“We’re starting small, and with the Series I, because there is a restoration interest in them in the UK and their chronology is similar to that of the Jaguar XKSS completion program announced today at the Auto Show. He identified three elements of his division’s process. “We have a supply shortage for Series I parts. We know our inventory is incomplete. There might be 50,000 parts needed for a Series One, and we have about 15,000. We know we cannot create that parts network instantaneously. We’re trying to find out from enthusiasts and restoration experts what critical parts are not in the supply chain now. And we’ve also noted when parts that are available aren’t at the quality level that we want for our restorations. We realize we’re in the same situation as the best restoration shops, so we want to learn from that community.” I described to Tim a few of the NLA parts on my Series II-A, such as the combination ignition and light switch on the fascia. “Yes,” he said, “that’s the type of part I’m speaking about. We’re looking to see where we can add NLA products rather than take away business.”
Walking back out to the Jaguar Land Rover stand on the floor, you could see that they split the square footage fairly. Yes, Jaguar proudly showed off their new entry level XE, their long wheelbase XF, their wondrous F-Type SVR coupe and the new SUV, the F-Pace. It might seem odd that JLR would spend the capital to create a Jaguar SUV with Land Rover already on board, but there’s little doubt that dealer pressure made this a necessity. Worldwide, demand for SUV’s and Crossovers has grown dramatically
and every manufacturer must have one in their lineup. Of all companies, Maserati and Bentley introduced their new SUV’s, the Levante and Bentayga, respectively, at this year’s show.
Land Rover presented its SVO models, the Range Rover SVO Autobiography and the Range Rover Sport SVR, in line with the featured Jags that came out of the same Special Vehicles Operation division. It’s hard to think of the Range Rover, Range Rover Sport, LR4 and Discovery Sport as “mundane,” but creating “bespoke” editions has been a hallmark of Land Rover for quite some time. Adventure and off-road enthusiasts might not have great interest in the swaths of leather seat samples, crafted wood grain options, or the very fancy wheels that rock-strewn trails would wreck in a heartbeat. But these very profitable offshoots should provide additional capital towards the next Defender and Discovery. Judging from the response of journalists from around the world testing out seats, driving position and premium features, the opulent Range Rover SVO Autobiography and obscenely fast Range Rover Sport SVR will be accounted for very quickly.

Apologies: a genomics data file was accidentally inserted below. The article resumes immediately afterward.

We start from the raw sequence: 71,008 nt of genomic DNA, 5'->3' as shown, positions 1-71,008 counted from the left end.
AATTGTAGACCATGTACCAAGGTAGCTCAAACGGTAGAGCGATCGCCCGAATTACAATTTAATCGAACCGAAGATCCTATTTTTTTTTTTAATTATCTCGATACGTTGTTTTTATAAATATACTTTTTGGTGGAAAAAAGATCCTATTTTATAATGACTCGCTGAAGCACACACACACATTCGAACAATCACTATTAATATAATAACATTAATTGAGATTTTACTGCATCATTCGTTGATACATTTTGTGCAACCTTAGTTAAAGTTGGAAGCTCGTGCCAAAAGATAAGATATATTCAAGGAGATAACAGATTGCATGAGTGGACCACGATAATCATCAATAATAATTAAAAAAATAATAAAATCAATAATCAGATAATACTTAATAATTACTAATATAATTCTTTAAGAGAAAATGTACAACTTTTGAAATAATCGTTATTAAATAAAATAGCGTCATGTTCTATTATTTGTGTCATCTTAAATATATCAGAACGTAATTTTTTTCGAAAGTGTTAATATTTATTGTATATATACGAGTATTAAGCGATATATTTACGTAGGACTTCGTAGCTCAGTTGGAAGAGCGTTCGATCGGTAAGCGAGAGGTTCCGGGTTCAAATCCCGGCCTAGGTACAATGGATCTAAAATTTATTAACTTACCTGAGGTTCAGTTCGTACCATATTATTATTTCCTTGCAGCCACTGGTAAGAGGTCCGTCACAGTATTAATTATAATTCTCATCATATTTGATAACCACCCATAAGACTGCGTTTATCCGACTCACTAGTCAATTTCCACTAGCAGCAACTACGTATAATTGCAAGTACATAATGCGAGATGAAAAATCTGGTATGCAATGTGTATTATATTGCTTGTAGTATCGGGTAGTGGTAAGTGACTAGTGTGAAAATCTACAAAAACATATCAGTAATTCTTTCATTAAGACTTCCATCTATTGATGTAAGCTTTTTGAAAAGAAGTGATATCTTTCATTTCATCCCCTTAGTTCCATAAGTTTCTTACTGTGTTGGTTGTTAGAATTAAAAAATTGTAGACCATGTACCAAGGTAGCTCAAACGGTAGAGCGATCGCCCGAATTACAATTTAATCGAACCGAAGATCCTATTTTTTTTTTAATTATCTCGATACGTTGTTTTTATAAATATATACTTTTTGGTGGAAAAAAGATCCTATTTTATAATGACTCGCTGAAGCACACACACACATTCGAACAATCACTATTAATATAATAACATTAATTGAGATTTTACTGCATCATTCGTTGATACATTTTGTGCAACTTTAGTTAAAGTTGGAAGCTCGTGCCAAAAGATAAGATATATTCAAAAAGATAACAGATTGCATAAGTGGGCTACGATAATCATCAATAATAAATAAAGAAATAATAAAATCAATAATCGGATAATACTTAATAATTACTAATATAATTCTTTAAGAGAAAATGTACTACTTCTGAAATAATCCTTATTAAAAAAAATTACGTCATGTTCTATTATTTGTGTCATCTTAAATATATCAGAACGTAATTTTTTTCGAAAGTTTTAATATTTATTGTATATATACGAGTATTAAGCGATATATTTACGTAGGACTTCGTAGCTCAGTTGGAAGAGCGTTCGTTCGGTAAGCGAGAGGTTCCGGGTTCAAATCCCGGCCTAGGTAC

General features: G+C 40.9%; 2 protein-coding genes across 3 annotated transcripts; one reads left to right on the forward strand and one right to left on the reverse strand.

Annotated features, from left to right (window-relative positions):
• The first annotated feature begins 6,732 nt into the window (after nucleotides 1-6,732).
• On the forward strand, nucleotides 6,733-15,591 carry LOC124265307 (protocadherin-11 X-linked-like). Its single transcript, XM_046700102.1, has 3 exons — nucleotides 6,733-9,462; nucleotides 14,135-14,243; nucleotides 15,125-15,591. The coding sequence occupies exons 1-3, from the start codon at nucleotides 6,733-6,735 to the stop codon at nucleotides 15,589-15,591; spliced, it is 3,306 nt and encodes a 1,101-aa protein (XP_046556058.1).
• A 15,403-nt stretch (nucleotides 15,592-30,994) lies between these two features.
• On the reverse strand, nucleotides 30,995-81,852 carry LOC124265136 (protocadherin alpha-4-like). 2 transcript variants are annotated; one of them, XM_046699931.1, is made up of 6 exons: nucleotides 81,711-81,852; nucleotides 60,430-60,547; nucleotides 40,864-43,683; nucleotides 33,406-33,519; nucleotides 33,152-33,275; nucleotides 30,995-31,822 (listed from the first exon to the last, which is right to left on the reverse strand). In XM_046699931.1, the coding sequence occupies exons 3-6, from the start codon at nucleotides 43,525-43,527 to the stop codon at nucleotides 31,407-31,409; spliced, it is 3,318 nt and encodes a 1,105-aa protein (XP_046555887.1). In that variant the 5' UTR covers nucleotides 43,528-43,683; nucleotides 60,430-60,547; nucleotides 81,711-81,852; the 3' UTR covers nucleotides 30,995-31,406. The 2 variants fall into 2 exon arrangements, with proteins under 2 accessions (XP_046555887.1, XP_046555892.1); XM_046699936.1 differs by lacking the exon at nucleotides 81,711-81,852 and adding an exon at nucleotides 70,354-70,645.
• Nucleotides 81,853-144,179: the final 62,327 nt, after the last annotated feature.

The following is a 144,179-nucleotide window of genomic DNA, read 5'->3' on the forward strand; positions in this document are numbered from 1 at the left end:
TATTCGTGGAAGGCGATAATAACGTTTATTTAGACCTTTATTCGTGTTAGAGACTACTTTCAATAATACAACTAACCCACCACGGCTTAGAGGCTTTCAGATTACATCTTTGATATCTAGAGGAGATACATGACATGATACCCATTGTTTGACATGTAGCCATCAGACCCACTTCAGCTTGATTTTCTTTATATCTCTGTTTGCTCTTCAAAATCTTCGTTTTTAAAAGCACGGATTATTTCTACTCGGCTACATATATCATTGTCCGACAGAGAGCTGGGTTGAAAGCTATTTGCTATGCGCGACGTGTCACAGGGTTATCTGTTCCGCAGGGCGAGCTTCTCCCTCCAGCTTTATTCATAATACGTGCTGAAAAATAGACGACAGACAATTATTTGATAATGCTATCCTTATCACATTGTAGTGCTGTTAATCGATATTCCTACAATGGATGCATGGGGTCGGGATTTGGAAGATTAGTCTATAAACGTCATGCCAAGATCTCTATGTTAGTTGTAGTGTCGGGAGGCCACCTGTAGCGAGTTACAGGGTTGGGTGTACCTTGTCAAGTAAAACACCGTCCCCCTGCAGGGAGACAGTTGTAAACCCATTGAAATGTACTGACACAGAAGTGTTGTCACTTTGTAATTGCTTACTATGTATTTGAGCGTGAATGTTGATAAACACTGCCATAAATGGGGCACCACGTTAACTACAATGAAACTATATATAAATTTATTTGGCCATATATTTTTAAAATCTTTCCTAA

Absent since the NAS Defender 90, Land Rover has a soft top again in the form of the Range Rover Evoque convertible. This two door version of the popular, small Range Rover received a lot of stiffening and bracing underneath its body panels when Land Rover removed its top and replaced it with an acoustically sealed, folding soft top. It will go through the same field and streams as any Evoque, and if there’s a reduction in rear seat space because of the folding top mechanism, it wasn’t apparent. Land Rover North America’s Simon Turner called sales estimates a “white slate,” as no one really knows the market for this type of vehicle. Convertibles bring a smile to your face and judging from the grins worn by journalists, the Evoque drop top might do quite well. Top up or down, it looked better in person than in photographs, both more substantial and less stubby. It has the usual great driving position and seating comfort for four of all Evoques, and the same shortage of trunk capacity.
JLR also set up a boutique of Land Rover and Jaguar branded items, all looking of appropriate quality. I couldn’t resist the two t-shirts with logos commemorating the historic Oxford & Cambridge London to Singapore Expedition. In the end, Land Rover accomplished what enthusiasts wanted to hear at the New York Auto Show. Long live the Series-Defender!
By Jeffrey Aronson